Our hotel for the night was the Hotel am Hopfensee. The Hopfensee is a lake about 5 miles from Fuessen. The name of the town is Hopfen am See. See means lake in German, am means on. Hopfen on the lake. Hotel on Hopfen Lake. I’m beginning to catch on, sort of. This hotel was remodeled at the end of 2010. It is Eurosleek throughout. Rooms are functional, no bathroom amenities except a packet of shower gel and a hairdryer. Nice spa area with a genuine Turkish Bath downstairs. The food, once again, was very good. The restaurant has window walls with full view of the lake. Dinner was sponsored by the Fuessen Tourist Board and was generous in selections and portions. I began to notice that most menus in Bavaria offer three regional fish: salmon, trout and “pike perch”. Not to belabor food, but OMG the dessert! Crispy, dense pancake-like pieces sprinkled with confectioner’s sugar served with a chunky baked apple sauce on the side. Funnel cake meets apple brown Betty? Yumm.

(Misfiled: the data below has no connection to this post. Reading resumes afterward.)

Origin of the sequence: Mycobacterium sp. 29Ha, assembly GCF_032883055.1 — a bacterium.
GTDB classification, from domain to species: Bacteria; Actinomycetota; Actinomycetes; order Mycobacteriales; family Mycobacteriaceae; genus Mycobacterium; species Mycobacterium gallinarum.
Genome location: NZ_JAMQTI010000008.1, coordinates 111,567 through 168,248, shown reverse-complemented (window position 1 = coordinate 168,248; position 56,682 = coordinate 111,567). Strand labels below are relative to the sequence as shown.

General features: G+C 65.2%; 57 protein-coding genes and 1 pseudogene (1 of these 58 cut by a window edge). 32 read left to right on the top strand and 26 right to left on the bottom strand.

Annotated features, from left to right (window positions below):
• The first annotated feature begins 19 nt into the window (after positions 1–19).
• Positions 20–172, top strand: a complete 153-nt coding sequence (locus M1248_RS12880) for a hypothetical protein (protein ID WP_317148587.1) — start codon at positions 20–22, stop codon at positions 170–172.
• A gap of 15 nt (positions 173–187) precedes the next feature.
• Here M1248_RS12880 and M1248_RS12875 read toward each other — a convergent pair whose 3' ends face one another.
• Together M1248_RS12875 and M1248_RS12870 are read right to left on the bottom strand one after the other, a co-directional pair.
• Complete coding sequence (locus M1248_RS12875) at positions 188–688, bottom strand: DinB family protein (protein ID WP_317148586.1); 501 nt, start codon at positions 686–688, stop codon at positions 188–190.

On Saturday we rode the cabin railway (a funicular) up Tegel mountain for panoramic views of castles, foothills and valley. There’s a launch pad for hang gliding and hiking paths.

Hang gliding ramp, Tegel Mountain. No, I didn’t.

The Sommer Hotel, just a 5-minute walk from Fuessen on the edge of the Forggensee, is a family-run resort with friendly, helpful staff. I would recommend this spot for a spa resort experience. They have indoor and outdoor pools, bike rentals (electric and regular), great spa facilities and a big boat to take guests on a lake tour. Just make sure the lake is full. Unlike other lakes in the area, the Forggensee is man-made and shallow at the Fuessen end. It usually fills completely with snow melt and rainfall by early June.

On to Oberstdorf, nestled among the highest peaks of the Allgeau Alps and home to Germany’s longest downhill ski slope. This is a tourist town for skiiers in the winter, hikers in the warmer weather and health and wellness enthusiasts year-round. The treatment area at Schuele’s Health Resort is labyrinthine. Some of what is offered: The Kneipp cure (featuring hot & cold alternating baths), fit & vital cure, healing climate cure, cardio-vascular check-up, massage and beauty treatments and much more.